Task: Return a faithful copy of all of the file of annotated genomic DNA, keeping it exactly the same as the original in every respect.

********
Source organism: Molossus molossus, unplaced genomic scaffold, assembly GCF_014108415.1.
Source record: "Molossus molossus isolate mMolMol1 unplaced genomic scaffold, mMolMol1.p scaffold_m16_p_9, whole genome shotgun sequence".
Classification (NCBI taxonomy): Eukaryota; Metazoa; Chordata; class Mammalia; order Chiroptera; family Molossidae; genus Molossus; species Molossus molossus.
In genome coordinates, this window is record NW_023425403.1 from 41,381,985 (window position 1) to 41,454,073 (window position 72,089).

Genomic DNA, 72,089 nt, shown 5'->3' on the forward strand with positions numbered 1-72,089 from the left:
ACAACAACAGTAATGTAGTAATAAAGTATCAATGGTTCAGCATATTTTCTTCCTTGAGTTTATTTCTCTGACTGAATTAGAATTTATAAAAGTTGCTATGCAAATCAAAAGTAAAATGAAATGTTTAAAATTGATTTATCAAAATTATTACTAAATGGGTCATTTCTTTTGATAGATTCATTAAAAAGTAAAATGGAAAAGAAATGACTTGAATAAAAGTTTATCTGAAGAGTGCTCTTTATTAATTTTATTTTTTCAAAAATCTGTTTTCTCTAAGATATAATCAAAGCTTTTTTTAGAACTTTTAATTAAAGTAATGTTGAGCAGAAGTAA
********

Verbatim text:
Source organism: Molossus molossus, unplaced genomic scaffold, assembly GCF_014108415.1.
Source record: "Molossus molossus isolate mMolMol1 unplaced genomic scaffold, mMolMol1.p scaffold_m16_p_9, whole genome shotgun sequence".
Classification (NCBI taxonomy): Eukaryota; Metazoa; Chordata; class Mammalia; order Chiroptera; family Molossidae; genus Molossus; species Molossus molossus.
In genome coordinates, this window is record NW_023425403.1 from 41,381,985 (window position 1) to 41,454,073 (window position 72,089).

Genomic DNA, 72,089 nt, shown 5'->3' on the forward strand with positions numbered 1-72,089 from the left:
ACAACAACAGTAATGTAGTAATAAAGTATCAATGGTTCAGCATATTTTCTTCCTTGAGTTTATTTCTCTGACTGAATTAGAATTTATAAAAGTTGCTATGCAAATCAAAAGTAAAATGAAATGTTTAAAATTGATTTATCAAAATTATTACTAAATGGGTCATTTCTTTTGATAGATTCATTAAAAAGTAAAATGGAAAAGAAATGACTTGAATAAAAGTTTATCTGAAGAGTGCTCTTTATTAATTTTATTTTTTCAAAAATCTGTTTTCTCTAAGATATAATCAAAGCTTTTTTTAGAACTTTTAATTAAAGTAATGTTGAGCAGAAGTAA